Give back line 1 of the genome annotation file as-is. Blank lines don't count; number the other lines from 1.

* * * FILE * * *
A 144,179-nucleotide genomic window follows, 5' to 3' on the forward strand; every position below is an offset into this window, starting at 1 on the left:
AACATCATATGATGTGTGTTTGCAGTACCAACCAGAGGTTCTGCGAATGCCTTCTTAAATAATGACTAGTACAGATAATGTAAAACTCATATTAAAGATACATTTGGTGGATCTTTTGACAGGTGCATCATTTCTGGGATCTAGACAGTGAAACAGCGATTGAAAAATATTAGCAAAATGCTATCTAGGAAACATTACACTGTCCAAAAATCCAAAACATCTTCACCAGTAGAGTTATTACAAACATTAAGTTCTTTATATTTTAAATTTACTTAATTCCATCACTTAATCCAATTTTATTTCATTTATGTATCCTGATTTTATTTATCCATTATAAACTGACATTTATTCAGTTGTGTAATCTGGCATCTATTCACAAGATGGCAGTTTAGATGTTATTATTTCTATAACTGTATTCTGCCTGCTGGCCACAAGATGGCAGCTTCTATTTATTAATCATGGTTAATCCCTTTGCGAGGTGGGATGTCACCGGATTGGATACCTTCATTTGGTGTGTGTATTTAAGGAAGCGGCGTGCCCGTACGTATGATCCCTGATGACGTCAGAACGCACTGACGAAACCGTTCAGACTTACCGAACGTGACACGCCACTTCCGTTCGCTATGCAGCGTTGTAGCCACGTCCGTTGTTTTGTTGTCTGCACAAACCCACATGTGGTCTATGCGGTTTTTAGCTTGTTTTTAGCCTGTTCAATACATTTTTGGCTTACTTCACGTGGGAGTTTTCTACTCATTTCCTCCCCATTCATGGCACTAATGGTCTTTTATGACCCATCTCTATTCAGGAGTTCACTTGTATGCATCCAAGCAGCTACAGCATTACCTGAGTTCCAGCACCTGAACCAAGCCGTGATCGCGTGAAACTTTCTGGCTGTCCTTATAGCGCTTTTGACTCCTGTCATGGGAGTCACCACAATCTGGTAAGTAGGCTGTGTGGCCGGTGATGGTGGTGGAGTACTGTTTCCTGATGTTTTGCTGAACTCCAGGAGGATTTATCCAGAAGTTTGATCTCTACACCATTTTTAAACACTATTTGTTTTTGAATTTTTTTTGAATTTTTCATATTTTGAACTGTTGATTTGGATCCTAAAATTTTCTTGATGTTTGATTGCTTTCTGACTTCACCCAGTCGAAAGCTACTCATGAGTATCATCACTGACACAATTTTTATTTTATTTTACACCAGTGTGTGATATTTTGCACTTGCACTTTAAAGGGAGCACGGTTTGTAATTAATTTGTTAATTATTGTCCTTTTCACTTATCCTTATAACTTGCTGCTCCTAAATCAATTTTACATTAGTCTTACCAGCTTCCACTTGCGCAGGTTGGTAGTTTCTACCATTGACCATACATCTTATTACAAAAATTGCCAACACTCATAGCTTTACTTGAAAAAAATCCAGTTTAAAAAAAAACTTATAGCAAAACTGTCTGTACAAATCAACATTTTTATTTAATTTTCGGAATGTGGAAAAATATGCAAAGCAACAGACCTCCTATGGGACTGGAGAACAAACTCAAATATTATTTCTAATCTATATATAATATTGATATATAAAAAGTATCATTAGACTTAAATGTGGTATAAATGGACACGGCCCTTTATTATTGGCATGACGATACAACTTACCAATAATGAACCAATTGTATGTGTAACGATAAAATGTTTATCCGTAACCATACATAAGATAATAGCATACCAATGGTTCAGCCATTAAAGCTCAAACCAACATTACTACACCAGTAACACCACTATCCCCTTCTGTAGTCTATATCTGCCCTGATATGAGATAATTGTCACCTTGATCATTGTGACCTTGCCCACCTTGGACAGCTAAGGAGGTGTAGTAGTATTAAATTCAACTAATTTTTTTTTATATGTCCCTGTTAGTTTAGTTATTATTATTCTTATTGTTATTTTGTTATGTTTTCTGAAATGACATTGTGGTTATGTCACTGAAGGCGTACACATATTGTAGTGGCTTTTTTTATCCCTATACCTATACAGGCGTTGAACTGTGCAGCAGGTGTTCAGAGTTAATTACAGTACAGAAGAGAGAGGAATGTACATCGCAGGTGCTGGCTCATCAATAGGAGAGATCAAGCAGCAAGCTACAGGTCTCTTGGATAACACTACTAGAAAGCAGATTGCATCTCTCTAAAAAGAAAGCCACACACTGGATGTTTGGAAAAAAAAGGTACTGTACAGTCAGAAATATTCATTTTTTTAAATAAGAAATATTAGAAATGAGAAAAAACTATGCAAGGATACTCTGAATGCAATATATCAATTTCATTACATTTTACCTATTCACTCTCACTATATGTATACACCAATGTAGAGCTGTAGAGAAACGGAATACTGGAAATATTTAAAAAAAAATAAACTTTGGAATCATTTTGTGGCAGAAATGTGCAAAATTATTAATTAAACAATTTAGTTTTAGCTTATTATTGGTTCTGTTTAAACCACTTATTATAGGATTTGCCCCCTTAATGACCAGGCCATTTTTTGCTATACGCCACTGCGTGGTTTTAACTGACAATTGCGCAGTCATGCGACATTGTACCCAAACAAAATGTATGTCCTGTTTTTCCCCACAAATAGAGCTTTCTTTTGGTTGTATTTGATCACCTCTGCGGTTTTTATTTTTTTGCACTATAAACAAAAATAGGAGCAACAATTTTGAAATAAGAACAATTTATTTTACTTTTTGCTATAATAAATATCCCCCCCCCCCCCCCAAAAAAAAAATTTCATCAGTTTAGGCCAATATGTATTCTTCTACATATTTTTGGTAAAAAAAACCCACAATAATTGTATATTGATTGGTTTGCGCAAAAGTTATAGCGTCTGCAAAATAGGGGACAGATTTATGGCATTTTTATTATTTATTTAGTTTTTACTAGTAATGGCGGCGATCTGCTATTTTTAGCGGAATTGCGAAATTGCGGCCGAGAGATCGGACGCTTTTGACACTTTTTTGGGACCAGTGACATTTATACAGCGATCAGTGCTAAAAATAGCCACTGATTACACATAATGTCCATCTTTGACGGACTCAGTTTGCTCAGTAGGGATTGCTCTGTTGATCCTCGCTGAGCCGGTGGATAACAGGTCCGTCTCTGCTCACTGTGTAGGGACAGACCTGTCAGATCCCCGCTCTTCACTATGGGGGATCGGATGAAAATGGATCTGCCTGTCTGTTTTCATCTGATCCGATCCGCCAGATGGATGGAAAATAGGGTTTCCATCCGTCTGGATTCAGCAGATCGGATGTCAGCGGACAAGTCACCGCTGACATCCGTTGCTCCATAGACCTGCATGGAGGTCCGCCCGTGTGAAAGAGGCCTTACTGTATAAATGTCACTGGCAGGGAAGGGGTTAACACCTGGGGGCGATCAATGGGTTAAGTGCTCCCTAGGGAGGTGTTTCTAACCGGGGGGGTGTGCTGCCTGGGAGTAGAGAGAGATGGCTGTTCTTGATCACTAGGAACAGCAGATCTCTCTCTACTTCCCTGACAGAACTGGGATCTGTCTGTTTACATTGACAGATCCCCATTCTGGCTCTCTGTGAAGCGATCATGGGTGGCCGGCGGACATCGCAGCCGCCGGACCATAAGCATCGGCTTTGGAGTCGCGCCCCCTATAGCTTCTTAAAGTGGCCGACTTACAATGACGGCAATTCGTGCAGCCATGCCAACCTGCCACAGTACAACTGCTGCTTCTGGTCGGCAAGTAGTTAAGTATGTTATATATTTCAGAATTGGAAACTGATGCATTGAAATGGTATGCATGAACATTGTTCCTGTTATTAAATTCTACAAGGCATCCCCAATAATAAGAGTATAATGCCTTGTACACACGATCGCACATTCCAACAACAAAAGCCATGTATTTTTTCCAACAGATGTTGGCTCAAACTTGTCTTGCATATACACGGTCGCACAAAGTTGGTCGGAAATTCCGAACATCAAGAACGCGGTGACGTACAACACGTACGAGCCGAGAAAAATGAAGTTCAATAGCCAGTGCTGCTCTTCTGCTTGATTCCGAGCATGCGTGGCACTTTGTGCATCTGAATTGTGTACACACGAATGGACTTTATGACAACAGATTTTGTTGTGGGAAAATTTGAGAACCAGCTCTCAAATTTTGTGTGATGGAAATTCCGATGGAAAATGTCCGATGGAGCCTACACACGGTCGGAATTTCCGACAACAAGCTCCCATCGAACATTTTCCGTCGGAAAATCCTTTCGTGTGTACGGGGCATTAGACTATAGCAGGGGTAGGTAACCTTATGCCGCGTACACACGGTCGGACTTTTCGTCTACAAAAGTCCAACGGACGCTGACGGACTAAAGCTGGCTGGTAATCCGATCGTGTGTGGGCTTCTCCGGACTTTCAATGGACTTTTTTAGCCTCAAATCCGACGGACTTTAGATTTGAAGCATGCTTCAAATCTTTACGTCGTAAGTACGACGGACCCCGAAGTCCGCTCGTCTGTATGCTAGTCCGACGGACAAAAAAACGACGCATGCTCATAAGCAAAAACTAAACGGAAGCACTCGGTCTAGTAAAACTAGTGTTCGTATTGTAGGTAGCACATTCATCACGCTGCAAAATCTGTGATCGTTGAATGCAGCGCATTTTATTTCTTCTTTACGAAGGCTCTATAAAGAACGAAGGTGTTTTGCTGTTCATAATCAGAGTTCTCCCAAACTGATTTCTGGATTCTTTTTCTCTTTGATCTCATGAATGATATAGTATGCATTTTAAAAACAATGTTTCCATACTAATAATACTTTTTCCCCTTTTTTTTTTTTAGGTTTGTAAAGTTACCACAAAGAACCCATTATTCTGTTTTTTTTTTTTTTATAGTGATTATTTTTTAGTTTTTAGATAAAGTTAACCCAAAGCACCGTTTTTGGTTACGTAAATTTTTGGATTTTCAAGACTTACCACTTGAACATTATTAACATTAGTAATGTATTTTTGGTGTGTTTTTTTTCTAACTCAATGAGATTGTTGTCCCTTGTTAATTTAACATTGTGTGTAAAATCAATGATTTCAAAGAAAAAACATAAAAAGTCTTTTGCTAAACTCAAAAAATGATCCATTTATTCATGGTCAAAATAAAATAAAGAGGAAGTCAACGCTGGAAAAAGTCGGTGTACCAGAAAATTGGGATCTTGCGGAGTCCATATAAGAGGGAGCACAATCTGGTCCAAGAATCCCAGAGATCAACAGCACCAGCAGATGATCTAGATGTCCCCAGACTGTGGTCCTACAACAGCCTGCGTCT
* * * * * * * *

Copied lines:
A 144,179-nucleotide genomic window follows, 5' to 3' on the forward strand; every position below is an offset into this window, starting at 1 on the left: